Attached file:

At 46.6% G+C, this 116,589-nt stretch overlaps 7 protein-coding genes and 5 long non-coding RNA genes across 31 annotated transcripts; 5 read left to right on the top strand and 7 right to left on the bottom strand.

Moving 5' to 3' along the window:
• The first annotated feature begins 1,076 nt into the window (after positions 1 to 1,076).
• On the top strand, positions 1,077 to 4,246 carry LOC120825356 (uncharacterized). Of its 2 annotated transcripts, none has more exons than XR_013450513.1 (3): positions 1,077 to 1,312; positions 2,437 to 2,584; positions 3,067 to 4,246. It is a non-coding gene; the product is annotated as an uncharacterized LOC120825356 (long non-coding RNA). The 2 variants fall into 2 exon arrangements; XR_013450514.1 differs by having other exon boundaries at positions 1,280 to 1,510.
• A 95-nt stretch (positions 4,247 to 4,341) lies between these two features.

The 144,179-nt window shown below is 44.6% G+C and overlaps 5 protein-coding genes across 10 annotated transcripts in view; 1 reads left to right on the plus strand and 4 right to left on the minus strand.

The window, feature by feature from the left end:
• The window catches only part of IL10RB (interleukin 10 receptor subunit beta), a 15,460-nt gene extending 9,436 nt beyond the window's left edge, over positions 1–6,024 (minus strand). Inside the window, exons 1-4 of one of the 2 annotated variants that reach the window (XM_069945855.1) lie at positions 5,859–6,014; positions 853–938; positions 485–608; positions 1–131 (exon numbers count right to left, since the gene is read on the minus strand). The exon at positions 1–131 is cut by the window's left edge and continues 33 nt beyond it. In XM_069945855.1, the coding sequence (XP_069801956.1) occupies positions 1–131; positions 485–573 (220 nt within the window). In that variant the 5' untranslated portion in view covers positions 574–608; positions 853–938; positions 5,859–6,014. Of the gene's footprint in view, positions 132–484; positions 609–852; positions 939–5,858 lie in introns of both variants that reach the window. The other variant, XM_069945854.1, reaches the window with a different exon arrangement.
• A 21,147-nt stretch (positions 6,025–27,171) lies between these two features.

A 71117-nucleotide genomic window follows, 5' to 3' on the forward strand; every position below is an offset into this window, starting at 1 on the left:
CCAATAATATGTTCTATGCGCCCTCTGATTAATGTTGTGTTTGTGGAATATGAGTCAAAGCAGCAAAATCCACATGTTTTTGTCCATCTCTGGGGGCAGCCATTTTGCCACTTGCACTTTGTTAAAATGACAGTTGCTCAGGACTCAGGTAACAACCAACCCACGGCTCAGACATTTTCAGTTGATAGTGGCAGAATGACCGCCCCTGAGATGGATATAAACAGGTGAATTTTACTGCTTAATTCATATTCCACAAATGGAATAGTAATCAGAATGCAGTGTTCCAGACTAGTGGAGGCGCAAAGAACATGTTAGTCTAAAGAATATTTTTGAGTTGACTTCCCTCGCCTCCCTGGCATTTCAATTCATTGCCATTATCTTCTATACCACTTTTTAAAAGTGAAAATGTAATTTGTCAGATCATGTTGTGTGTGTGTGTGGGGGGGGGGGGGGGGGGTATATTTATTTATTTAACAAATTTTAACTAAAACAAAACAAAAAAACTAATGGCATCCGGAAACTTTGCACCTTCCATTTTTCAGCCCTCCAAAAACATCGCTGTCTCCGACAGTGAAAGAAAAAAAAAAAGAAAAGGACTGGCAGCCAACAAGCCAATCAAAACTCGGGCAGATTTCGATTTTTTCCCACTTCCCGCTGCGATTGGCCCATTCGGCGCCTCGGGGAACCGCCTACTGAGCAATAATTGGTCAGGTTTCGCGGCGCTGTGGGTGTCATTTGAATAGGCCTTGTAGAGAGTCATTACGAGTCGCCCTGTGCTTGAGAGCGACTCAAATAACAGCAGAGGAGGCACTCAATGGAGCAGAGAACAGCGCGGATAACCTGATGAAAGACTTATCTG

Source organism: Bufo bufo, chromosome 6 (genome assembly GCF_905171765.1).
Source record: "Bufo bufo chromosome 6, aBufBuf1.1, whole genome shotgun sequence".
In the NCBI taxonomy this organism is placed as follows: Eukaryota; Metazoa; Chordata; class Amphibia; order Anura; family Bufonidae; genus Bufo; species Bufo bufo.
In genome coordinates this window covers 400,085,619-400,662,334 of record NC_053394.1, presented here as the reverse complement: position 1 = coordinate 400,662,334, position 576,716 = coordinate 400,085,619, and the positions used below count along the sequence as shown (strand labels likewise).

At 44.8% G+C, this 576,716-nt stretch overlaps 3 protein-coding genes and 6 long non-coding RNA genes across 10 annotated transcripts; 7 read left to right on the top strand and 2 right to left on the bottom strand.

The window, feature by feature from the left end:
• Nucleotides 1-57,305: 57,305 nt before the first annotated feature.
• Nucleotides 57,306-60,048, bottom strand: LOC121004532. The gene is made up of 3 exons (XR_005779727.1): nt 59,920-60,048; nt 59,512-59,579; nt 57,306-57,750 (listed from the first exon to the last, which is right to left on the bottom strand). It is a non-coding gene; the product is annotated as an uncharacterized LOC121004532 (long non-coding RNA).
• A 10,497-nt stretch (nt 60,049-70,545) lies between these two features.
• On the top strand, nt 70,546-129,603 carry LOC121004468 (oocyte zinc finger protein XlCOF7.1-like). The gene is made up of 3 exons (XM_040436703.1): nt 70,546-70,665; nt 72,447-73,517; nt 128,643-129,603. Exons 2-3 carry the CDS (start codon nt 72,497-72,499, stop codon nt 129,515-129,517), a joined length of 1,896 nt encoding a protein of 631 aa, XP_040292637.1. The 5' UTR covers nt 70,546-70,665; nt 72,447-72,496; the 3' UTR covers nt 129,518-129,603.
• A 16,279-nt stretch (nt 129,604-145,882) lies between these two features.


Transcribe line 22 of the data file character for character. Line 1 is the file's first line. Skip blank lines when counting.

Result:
• A 16,279-nt stretch (nt 129,604-145,882) lies between these two features.